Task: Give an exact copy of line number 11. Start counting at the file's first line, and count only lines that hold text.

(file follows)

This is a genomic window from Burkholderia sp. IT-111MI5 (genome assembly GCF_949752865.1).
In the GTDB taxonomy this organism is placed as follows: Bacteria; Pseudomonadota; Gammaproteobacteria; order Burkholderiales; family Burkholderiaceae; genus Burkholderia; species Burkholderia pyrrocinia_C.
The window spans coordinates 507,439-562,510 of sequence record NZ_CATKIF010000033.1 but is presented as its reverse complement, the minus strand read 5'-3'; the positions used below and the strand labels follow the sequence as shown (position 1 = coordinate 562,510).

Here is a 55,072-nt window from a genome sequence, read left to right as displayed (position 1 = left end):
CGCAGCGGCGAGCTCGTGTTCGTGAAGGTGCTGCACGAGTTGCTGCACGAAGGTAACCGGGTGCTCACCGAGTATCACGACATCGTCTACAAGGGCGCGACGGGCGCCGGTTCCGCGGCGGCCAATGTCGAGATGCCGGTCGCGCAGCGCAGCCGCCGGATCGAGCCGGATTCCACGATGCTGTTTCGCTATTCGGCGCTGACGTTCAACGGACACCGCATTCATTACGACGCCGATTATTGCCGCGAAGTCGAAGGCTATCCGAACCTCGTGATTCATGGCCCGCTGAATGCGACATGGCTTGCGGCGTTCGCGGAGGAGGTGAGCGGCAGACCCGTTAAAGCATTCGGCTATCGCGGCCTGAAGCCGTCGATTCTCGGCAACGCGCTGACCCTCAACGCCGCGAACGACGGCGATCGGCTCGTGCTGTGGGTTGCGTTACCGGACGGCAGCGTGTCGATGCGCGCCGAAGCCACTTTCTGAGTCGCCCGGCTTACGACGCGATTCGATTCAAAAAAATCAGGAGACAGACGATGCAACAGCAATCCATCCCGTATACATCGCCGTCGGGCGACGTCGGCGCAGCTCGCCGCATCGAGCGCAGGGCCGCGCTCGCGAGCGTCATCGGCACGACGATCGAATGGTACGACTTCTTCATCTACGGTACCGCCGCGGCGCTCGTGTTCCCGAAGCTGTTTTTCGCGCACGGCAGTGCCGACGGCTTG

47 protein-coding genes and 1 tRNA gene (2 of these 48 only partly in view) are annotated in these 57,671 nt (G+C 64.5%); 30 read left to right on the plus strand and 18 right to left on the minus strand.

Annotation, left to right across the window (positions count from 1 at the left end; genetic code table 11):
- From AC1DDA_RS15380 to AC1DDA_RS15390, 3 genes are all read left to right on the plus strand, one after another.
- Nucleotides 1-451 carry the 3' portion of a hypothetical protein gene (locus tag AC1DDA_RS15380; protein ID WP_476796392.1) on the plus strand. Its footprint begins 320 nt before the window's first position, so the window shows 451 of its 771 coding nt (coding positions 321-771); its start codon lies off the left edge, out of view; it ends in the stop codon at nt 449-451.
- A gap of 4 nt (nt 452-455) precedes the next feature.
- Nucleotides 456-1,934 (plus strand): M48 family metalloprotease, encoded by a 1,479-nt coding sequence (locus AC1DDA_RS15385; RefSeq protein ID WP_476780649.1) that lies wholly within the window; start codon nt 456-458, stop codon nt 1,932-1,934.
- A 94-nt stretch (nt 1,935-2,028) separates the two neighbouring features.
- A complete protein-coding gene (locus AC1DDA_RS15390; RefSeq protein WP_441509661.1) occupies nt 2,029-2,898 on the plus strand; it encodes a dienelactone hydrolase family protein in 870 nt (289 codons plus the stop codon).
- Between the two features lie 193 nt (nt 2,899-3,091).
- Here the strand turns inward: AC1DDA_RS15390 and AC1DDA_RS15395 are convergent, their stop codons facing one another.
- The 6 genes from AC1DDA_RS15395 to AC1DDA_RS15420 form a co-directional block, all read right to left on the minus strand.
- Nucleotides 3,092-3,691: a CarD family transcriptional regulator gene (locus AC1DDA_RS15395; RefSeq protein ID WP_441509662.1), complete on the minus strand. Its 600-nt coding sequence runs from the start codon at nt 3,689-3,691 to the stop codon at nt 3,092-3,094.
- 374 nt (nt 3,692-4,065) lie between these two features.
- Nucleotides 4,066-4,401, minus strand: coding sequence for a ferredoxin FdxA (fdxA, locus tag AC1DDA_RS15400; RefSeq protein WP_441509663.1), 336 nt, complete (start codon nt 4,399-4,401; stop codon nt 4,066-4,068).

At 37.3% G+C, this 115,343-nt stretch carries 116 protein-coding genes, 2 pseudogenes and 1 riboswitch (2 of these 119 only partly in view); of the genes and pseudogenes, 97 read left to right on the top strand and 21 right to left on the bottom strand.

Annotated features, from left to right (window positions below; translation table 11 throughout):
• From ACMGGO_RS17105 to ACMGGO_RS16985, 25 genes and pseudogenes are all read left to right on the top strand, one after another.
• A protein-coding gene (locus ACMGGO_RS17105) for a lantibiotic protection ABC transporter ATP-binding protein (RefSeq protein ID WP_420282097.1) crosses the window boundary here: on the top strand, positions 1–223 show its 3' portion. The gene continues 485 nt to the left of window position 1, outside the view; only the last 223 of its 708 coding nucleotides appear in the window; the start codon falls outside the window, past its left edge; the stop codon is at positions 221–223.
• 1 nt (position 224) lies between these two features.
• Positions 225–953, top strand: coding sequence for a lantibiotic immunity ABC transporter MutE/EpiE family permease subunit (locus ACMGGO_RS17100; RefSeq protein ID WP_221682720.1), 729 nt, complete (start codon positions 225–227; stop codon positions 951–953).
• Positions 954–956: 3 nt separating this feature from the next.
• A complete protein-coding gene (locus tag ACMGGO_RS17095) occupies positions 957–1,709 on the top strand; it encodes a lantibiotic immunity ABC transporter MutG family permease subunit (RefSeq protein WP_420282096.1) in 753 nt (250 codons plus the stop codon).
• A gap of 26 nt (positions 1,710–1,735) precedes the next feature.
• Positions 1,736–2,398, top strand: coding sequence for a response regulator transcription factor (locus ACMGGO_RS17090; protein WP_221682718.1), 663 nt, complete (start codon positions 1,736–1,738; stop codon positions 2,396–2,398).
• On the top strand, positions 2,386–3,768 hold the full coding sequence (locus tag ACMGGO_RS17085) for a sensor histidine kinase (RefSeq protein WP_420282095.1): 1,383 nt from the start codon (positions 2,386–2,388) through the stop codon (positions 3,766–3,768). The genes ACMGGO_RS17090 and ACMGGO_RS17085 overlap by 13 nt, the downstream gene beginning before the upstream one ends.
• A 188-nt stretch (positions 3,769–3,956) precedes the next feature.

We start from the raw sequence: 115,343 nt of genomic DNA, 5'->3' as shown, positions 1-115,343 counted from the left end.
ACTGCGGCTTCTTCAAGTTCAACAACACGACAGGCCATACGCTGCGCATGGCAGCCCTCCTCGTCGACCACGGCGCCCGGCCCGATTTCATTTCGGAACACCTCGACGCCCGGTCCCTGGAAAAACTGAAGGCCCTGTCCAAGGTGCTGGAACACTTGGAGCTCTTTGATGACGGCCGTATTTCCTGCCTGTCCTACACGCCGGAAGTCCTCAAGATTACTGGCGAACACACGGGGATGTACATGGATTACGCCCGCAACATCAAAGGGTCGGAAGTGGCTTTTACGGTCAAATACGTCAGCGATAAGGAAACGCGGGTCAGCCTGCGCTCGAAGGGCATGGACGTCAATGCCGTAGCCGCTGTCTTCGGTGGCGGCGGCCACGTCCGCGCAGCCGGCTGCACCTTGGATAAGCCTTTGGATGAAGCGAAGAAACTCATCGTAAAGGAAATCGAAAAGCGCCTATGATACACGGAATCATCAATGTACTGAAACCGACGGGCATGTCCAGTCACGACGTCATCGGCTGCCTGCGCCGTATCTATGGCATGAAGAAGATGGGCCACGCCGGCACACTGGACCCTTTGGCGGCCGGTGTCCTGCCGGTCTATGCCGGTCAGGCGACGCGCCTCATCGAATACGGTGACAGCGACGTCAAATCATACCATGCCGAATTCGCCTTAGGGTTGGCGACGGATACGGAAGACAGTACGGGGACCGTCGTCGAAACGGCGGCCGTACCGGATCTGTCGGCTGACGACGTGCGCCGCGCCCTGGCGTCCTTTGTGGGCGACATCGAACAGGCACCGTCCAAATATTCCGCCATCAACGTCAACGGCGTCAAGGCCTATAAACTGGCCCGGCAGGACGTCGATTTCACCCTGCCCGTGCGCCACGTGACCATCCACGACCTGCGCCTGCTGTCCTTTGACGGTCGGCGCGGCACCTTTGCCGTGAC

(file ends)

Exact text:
- Nucleotides 456-1,934 (plus strand): M48 family metalloprotease, encoded by a 1,479-nt coding sequence (locus AC1DDA_RS15385; RefSeq protein ID WP_476780649.1) that lies wholly within the window; start codon nt 456-458, stop codon nt 1,932-1,934.